Venue: Madison Square Garden Theater near Penn Station, the second straight year for Google's annual YouTube Brandcast. As 2,400-plus people filed in, an enormous backdrop showed computer-generated artwork of various YouTube personalities surrounded by fans. In fact, the "fan" theme started 90 minutes before MSG opened its doors, thanks to a special "Fan Fair" at Moynihan Station's Skyline space. With an orange carpet outside, fans were invited to see and play games with some of their YouTube faves. A number of fans went to MSG and sat in the first three rows. Everyone could take flavored popcorn and pretzels to their seats. Grade: 4.5 Jacks
Presentation: Few get as spectacular and maintain interest over two hours as this one. Starting with a YouTube 10th anniversary commemoration involving live narration and musicians, video montages and the Harlem Gospel Choir singing Imagine Dragons' hit "I Bet My Life," the energy and variety of material didn't let up, whether from YouTube CEO Susan Wojcicki and her executive associates, content creators (including Tyler Oakley) or guest performers, including Nate Reuss and superstar Bruno Mars (whose performance of megahit "Uptown Funk" -- candidate for top 2015 Upfront/NewFront favorite song -- knocked everyone out). A few talking points Wojcicki and content chief Robert Kyncl raised had an afterlife. "(We) now reach more 18-49-year-olds on mobile alone than any cable network," Wojcicki said to great applause. (Nickelodeon refuted that claim the next morning with its own statement.) Kyncl predicted that by 2019 the majority of ad-supported video will be "delivered on mobile devices or mediated through them," spurred on by multichannel cord-cutting. Speaker after speaker emphasized the vastness and engagement of YouTube's reach, or the unique way advertisers can appeal to its users, whether Under Armour's short films on female athletes or Universal Pictures revealing everything people wanted to know about recent movie “Unfriended.” Grade: 4.5 Jacks
News: Zero. Nothing about content creators on the rise people should look out for. Nothing about YouTube's move into scripted content, by forming a new unit devoted to scripted a few months ago. No remarks or videos from a notable personality getting involved with YouTube this summer or beyond. With a two-hour presentation to work with, couldn't at least 5-10 minutes be used to give 2,400-plus attendees some idea of how its second decade will go? Grade: 0 Jacks
Host: Each portion had a different host, and of them, just one -- BuzzFeed Motion Pictures chief Ze Frank -- didn't hit the mark. (Frank sidetracked a number of times, making some folks in the crowd noticeably restless). Another guest – “The Fault in Our Stars” author John Green (pictured at top) -- hit huge with what may prove to be the most eloquent, moving statement made at an Upfront/NewFront event this year. Green warned that advertisers risk losing the allegiance of a generation if they don't participate in content out to educate, inspire or engage them. (Green and brother Hank -- known as the Vlog Brothers -- produce several YouTube series, including “SciShow” and “CrashCourse.”) Creators of such content increasingly turn to other avenues of support, including viewer donations and merchandizing, Green said. "Less than 20 percent of our revenues come from advertising, and that percentage shrinks by 5 percent every year," he added. "Many of the strongest communities, and much of my favorite content in online video, is frankly undervalued by advertisers ... and they're thriving! You may not see that success, but it's happening ... We adults who criticize this generation for its apathy and narcissism are watching ‘CSI: Miami’ and ‘The Blacklist’ and congratulating ourselves for our intellectual sophistication and connectedness."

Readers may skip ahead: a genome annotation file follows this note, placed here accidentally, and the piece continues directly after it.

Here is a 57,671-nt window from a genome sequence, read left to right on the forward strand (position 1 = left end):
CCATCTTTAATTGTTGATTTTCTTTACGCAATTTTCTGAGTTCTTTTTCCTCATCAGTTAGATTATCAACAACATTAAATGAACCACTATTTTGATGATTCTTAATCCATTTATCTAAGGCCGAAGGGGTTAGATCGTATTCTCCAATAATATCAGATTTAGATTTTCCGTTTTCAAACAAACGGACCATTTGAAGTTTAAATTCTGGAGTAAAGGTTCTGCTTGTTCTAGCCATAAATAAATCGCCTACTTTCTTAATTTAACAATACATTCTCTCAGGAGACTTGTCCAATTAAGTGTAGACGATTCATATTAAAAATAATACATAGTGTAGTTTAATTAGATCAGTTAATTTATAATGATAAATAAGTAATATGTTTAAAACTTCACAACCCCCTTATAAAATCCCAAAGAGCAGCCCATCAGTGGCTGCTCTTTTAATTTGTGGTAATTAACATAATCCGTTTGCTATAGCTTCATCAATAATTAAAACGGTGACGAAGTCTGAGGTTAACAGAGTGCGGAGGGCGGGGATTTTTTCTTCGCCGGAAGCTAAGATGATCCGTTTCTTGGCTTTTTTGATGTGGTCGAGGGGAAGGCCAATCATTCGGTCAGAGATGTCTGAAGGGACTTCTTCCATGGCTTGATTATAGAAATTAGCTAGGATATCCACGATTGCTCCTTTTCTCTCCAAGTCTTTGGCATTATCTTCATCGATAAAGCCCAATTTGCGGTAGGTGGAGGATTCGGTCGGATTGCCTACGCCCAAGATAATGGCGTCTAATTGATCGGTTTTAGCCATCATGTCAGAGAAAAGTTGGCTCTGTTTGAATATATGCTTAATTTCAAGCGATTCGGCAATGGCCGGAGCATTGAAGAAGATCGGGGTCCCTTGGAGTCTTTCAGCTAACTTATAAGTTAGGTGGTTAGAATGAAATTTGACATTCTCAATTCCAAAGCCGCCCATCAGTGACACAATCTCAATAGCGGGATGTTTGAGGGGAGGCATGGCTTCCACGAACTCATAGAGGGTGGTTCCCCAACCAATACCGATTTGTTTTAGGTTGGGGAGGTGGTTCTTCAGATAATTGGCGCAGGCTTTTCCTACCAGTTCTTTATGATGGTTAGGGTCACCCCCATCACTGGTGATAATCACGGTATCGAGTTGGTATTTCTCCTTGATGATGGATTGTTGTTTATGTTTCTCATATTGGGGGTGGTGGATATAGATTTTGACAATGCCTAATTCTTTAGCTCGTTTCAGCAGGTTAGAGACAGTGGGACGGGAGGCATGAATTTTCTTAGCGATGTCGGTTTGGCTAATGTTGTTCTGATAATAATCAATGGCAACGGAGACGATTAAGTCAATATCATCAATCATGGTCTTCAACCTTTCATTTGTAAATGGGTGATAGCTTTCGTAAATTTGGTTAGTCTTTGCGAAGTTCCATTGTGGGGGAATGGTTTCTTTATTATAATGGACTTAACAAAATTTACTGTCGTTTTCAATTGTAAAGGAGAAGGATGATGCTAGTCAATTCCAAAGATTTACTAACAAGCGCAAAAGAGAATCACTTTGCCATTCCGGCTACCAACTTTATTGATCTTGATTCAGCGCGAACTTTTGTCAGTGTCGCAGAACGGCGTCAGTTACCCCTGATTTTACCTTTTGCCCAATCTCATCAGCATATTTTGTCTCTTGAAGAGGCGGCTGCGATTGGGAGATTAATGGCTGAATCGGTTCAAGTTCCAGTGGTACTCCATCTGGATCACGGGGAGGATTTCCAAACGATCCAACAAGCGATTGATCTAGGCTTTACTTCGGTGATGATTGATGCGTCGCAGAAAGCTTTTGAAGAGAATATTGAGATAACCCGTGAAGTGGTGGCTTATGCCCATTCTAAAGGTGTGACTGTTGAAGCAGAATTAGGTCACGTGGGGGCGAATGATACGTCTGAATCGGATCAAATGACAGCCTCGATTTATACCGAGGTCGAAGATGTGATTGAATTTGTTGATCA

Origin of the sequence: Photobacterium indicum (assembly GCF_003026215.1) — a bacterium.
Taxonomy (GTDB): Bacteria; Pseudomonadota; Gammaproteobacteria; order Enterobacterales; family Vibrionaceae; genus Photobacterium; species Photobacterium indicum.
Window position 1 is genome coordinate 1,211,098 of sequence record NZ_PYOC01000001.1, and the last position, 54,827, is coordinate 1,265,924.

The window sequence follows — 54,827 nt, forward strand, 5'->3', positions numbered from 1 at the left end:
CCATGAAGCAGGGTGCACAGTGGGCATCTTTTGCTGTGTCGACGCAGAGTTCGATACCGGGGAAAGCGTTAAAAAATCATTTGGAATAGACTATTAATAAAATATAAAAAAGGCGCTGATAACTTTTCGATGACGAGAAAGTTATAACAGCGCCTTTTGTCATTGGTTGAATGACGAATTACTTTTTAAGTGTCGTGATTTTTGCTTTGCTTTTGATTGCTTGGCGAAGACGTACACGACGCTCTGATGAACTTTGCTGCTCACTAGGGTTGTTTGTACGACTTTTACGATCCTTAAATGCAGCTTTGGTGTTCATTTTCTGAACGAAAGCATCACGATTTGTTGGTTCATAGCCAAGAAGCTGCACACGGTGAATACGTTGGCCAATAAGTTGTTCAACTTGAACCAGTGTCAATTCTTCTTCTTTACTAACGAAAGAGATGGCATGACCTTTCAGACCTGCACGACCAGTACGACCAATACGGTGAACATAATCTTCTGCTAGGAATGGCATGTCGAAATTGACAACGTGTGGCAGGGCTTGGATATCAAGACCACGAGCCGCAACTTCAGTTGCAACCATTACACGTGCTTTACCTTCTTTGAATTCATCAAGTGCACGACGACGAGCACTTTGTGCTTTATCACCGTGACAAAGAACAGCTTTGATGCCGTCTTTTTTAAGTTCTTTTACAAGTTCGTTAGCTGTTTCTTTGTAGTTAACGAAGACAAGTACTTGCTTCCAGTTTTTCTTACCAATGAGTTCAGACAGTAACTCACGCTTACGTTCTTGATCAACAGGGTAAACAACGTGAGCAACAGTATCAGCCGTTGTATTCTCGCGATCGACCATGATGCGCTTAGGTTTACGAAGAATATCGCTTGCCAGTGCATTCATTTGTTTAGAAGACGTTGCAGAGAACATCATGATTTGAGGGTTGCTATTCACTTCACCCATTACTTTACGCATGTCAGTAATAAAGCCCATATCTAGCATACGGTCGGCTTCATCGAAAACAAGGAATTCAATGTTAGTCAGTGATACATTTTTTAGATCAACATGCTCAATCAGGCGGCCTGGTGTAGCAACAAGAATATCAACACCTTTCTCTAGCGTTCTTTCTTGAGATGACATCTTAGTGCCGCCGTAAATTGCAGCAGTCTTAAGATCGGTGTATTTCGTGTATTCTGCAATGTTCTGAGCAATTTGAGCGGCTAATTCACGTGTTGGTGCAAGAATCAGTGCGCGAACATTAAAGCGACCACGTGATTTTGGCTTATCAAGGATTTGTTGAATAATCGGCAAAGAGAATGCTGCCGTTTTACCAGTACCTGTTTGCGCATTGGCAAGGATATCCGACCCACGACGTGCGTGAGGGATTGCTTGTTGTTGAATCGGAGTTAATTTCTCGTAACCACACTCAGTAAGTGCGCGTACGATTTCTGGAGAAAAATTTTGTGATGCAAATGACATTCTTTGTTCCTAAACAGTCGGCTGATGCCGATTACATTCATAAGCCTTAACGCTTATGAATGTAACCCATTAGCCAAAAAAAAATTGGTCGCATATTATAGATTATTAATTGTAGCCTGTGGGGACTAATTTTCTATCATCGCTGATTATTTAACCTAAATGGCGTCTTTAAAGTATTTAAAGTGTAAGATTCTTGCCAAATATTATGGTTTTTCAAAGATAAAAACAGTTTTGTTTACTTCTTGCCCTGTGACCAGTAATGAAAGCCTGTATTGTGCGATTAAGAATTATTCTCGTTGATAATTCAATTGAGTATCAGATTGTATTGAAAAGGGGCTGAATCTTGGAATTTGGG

Green appealed to the audience to stop using eyeballs as the sole arbiter for advertising. "You risk losing relevance with an entire generation of viewers that looks to video not just for distraction, but also for engagement and connection. And that's where there is a tremendous opportunity (for you)," he said in closing. "If we're able to rely more on you for support, we can spend more of our time building the type of engagement that can build your brands." Grade: 5 Jacks for Green; 3.5 Jacks for everyone else.
Overall Grade: 4 Jacks Sadly, this could have been one of those very rare 5 Jacks events (like CBS most years at Carnegie Hall). On every level but one, YouTube's Brandcast worked to the hilt, thanks to sensational production values and pace and the parade of executives/commentators highlighted by John Green. But the one level that did not work was huge -- not offering any information about this enterprise's future. When it comes to Upfronts or NewFronts that's one element that should never be overlooked.
A quick reminder of our Jacks grading system:
5 Jacks = Excellent
4 Jacks = Very Good
3 Jacks = Good
2 Jacks = Fair
1 Jack = Poor
0 Jacks = Worse than that
Next up: Hulu, plus capsule reviews of other NewFront presentations.
Until the next time, stay well and stay tuned!
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